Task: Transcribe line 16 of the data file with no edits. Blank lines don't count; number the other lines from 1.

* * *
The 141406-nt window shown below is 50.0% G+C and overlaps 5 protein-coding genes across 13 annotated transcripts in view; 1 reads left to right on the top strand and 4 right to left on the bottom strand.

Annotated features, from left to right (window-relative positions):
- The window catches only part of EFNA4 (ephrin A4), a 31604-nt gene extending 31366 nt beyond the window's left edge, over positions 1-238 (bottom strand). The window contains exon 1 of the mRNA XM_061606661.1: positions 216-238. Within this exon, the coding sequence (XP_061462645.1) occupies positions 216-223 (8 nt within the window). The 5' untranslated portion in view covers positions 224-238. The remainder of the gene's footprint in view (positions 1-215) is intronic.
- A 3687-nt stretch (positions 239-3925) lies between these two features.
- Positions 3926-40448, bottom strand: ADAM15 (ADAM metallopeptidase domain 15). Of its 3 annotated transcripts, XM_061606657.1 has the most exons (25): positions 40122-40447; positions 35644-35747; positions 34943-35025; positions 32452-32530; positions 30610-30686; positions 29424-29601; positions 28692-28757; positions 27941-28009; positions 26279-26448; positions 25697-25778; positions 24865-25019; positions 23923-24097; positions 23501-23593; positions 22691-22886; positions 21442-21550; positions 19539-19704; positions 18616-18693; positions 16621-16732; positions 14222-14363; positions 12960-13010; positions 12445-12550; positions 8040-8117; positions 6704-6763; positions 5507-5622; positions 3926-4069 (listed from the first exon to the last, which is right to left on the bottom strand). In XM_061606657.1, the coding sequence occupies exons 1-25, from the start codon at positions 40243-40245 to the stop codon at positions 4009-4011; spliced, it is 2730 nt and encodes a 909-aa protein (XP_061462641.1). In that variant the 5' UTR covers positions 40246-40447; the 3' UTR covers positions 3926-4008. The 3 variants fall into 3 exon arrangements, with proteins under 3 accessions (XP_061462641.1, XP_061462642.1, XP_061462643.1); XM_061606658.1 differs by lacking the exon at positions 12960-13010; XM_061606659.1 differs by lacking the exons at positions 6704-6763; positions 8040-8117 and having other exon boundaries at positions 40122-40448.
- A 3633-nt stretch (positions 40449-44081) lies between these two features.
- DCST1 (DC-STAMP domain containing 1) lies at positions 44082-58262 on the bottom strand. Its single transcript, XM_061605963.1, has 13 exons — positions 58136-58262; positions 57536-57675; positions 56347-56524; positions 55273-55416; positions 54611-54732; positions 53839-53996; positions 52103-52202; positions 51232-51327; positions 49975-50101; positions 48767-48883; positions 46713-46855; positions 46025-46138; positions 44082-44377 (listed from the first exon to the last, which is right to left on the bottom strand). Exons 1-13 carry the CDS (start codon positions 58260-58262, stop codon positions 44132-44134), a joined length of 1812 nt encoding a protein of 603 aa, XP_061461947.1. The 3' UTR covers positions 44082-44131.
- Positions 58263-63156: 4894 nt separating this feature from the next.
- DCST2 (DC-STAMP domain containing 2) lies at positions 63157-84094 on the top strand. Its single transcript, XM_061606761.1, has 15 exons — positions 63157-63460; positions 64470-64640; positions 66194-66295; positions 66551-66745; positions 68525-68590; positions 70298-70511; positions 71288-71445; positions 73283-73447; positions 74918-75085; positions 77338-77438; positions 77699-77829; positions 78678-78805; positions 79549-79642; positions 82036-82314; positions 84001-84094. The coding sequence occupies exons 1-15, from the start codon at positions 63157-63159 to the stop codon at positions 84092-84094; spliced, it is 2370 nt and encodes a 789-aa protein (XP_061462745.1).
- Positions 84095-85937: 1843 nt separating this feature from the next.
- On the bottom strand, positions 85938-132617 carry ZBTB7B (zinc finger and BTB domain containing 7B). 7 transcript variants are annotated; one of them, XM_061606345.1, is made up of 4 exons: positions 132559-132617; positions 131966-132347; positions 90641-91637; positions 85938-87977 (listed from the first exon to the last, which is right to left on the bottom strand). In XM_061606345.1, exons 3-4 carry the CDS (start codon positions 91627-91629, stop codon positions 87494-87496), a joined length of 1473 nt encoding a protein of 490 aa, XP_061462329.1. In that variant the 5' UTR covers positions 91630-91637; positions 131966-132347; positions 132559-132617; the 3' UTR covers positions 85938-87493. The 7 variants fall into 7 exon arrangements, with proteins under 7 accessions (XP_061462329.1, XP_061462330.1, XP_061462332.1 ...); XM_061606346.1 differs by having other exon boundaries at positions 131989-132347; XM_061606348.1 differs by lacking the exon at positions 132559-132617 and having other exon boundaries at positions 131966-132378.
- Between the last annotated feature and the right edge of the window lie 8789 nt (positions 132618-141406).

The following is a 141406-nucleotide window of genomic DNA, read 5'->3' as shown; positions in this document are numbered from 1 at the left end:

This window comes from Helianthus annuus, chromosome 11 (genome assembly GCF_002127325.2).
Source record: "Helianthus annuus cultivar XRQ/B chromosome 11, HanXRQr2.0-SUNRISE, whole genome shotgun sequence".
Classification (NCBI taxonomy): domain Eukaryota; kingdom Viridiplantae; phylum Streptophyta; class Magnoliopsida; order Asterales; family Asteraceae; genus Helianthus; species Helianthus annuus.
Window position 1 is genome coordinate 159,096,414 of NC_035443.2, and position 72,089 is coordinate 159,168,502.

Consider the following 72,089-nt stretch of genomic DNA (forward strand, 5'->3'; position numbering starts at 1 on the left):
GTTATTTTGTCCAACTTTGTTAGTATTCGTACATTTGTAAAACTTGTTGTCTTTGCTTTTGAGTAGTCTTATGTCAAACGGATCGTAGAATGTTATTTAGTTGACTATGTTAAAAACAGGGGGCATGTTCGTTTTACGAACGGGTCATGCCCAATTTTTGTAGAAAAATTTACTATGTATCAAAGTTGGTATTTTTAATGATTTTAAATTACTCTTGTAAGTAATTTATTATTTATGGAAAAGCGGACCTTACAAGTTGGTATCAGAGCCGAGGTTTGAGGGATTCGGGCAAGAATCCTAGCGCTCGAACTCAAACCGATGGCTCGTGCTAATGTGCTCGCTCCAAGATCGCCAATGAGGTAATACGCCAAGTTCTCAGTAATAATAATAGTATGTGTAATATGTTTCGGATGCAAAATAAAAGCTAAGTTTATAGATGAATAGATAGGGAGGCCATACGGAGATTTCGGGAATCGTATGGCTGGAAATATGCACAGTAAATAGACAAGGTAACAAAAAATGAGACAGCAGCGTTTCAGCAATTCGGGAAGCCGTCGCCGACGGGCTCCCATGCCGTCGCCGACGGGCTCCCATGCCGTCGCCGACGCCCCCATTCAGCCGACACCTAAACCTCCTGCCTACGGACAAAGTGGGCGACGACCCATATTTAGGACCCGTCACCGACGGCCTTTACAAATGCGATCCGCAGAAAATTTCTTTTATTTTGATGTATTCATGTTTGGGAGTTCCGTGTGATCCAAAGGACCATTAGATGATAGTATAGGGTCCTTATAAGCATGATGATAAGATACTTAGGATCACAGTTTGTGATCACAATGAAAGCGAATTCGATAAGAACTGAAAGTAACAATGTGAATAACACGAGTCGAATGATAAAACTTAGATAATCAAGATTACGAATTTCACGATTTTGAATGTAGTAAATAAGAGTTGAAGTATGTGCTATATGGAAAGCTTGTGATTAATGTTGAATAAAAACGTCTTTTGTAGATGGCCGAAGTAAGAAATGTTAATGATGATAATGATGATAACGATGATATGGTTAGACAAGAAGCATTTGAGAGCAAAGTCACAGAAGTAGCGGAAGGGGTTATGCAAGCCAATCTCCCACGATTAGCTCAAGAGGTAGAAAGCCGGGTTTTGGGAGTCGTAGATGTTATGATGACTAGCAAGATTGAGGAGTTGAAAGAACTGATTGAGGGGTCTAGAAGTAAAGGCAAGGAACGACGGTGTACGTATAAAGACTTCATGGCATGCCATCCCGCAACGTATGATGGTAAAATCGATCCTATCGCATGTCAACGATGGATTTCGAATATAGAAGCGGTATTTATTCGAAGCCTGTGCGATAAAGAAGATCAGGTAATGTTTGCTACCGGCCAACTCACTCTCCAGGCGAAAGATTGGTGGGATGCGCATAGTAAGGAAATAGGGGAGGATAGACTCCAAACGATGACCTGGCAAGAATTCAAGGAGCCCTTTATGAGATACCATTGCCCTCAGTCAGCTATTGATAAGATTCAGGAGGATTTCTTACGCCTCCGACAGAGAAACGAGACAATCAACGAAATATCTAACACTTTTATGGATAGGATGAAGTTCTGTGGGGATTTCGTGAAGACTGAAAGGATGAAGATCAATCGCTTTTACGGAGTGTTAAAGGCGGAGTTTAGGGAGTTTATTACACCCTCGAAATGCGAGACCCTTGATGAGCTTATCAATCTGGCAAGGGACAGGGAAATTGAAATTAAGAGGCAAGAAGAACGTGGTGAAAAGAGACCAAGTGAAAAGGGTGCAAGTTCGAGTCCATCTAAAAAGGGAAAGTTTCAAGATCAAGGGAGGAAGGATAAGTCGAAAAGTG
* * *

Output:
Classification (NCBI taxonomy): domain Eukaryota; kingdom Viridiplantae; phylum Streptophyta; class Magnoliopsida; order Asterales; family Asteraceae; genus Helianthus; species Helianthus annuus.